Understood’s new office sets the standard for accessible, inclusive design for invisible and visible disabilities
As Understood employees return to the office in New York City, the team will reunite in a new headquarters and workspace that was designed with accessibility as the top priority. Understood collaborated with Float Design Studio and and United Spinal Accessibility Services, a preeminent ADA consultant, to ensure the space went above accessibility standards, and set new ones for accommodations for neurodiverse employees.
“Our new home represents the unique way Understood brings together accessibility, usability, and inclusivity through design,” said Fred Poses, CEO of Understood. “Our new office better meets the needs of our team members who learn and think differently, which ultimately makes it a more welcoming, practical space for everyone.”
Beginning in late 2019, the design process reflected the organization’s collaborative spirit. Several Understood employees were selected as part of a committee to ensure the space accommodated learning and thinking differences, in addition to other disabilities. The team worked to make sure the space was flexible, welcoming, and reflected Understood’s brand and values. As a result, many of the space’s features meet ADA standards, but also exceed compliance with aspects created for people who learn and think differently.
For people who have difficulty hearing or focusing, rooms will include AV assistance and ambient sound that is engineered to minimize noise distractions. Sensory processing issues were also heavily factored into the design. Daylight optimization, automated lighting systems, dimmers, and occupancy sensors will ensure the space accommodates people who are sensitive to light. Multi-zone thermal controls will also be accessible for employees with temperature sensitivities.
Many of the inclusive, accessible design techniques in the new office required a more innovative approach rather than more financial resources. Design interventions were chosen to cater to all senses, and the entire team was involved in decision-making, and a wide variety of work space types and flexibility and a variety of furniture types and sizes.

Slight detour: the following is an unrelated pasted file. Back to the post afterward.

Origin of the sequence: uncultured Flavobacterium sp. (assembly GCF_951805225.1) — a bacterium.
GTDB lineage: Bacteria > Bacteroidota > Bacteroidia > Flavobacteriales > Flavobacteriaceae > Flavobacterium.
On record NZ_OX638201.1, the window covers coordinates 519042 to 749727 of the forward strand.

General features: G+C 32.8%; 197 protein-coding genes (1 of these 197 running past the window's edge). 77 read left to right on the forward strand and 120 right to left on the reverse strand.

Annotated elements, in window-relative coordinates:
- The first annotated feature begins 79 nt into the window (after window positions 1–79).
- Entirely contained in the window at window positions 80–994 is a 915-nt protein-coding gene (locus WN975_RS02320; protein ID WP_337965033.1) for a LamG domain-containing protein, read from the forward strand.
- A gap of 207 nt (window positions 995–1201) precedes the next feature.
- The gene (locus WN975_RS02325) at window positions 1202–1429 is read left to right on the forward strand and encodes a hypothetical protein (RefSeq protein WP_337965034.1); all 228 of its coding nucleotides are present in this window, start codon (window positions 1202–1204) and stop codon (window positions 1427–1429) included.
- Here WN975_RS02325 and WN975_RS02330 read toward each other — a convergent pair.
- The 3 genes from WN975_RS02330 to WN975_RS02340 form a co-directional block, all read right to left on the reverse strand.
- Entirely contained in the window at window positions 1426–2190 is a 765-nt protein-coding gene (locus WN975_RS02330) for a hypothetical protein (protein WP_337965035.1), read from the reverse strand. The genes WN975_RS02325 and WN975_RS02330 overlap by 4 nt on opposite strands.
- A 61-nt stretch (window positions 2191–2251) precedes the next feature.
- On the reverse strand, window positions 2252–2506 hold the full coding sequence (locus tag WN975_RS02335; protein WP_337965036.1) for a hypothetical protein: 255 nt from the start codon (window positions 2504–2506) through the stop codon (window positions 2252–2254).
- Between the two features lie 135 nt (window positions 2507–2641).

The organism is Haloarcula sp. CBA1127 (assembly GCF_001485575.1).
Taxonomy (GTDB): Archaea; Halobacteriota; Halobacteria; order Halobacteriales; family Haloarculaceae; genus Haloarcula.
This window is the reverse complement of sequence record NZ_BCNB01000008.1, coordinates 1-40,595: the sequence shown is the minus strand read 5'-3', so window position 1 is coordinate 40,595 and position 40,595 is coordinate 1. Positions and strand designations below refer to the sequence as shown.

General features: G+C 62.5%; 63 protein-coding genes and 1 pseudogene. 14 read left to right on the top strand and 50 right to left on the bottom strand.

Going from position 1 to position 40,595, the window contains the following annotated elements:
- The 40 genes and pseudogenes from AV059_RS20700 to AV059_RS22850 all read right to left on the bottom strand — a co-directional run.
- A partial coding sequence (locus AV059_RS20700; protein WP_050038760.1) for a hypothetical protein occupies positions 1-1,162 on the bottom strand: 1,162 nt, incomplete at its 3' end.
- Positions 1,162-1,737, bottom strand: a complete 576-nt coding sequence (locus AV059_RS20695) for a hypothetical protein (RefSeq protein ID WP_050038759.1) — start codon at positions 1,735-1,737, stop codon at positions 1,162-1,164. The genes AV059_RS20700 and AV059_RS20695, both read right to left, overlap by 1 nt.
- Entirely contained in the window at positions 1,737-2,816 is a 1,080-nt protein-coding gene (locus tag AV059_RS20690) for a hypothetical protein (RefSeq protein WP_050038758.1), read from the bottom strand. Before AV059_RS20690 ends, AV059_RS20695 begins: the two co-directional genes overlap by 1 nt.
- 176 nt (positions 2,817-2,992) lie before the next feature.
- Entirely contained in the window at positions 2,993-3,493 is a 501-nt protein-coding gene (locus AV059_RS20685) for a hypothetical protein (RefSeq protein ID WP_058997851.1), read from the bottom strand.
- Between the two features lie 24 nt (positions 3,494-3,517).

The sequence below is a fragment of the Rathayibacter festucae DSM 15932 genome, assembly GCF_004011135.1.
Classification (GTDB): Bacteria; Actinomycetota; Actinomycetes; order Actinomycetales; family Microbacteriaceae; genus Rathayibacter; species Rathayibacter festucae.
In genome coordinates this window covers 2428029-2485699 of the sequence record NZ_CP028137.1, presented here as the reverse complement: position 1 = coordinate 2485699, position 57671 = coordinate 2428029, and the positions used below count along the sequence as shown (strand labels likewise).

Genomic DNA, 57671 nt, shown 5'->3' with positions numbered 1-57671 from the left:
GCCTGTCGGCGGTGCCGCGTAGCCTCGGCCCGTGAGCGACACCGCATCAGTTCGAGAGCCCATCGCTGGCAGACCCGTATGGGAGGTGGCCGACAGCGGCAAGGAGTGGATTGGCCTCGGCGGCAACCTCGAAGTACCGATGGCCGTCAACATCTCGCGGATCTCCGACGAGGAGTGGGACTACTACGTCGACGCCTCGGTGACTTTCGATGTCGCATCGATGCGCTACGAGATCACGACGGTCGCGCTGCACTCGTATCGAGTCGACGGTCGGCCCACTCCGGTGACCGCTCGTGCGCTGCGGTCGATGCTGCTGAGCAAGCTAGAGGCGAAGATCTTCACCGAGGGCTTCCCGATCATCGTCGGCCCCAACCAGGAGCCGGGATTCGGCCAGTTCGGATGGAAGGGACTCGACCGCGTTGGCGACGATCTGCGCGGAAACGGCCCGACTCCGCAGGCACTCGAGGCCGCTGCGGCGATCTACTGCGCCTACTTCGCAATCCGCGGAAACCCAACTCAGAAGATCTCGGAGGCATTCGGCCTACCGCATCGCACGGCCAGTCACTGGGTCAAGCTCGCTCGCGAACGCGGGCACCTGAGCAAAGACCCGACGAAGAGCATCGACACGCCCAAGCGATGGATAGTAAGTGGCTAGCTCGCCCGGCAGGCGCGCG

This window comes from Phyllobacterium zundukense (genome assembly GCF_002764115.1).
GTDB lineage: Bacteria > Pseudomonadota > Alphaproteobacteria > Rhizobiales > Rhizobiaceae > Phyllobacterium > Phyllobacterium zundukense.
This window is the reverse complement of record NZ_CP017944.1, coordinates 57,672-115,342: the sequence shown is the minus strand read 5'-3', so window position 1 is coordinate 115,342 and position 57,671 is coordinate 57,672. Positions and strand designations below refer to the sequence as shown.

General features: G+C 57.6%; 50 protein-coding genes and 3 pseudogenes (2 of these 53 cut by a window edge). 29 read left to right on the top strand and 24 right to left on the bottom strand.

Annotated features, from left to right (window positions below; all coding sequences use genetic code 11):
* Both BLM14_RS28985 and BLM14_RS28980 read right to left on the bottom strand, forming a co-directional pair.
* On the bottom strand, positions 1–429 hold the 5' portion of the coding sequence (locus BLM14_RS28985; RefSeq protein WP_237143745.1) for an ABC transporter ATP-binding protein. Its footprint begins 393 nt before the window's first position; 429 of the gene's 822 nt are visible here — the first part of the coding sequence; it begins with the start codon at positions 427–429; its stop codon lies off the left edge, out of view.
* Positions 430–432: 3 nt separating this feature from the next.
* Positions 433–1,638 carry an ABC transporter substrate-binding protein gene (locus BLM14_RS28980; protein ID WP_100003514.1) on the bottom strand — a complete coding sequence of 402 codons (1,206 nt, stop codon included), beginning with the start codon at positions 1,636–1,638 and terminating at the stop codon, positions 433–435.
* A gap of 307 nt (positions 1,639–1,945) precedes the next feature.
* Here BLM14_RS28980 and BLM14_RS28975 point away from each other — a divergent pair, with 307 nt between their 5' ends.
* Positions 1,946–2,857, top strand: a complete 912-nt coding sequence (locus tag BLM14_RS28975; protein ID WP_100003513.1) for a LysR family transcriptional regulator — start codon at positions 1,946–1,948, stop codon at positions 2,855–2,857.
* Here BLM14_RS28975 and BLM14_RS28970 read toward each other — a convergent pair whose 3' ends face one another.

“Our new space’s accessibility features make working easier, and not just for people with disabilities,” said Yvonne Yancy, Understood’s CHRO. “The fact is that 1 in 5 Americans with learning and thinking differences are in the workplace, so as many of us head back to the office, creating a truly inclusive work environment and accounting for those with learning disabilities is imperative.”
The new workplace is one illustration of the organization’s recent commitment to accessible, inclusive design. On May 20, Global Accessibility Awareness Day, Understood announced it will focus on developing a more inclusive approach to accessibility and usability that considers the needs of the 1 in 5 people in the U.S. who learn and think differently. The motivation for this commitment springs from multiple sources, including: 1) the frequent omission of learning and thinking differences from accessibility standards, 2) the opportunity to find a balance between accessibility and usability, and 3) the movement of more businesses’ prioritizing accessibility.
Additional features that exceed ADA compliance include:
All workstations are accessible and have sit/stand desks
All tables and soft seating are accessible
A variety of furniture types and sizes to accommodate different body types and working styles
Small focus rooms for quiet work
Beyond the team’s new office space, Understood is committed to building an accessible, inclusive culture that shapes the world for difference.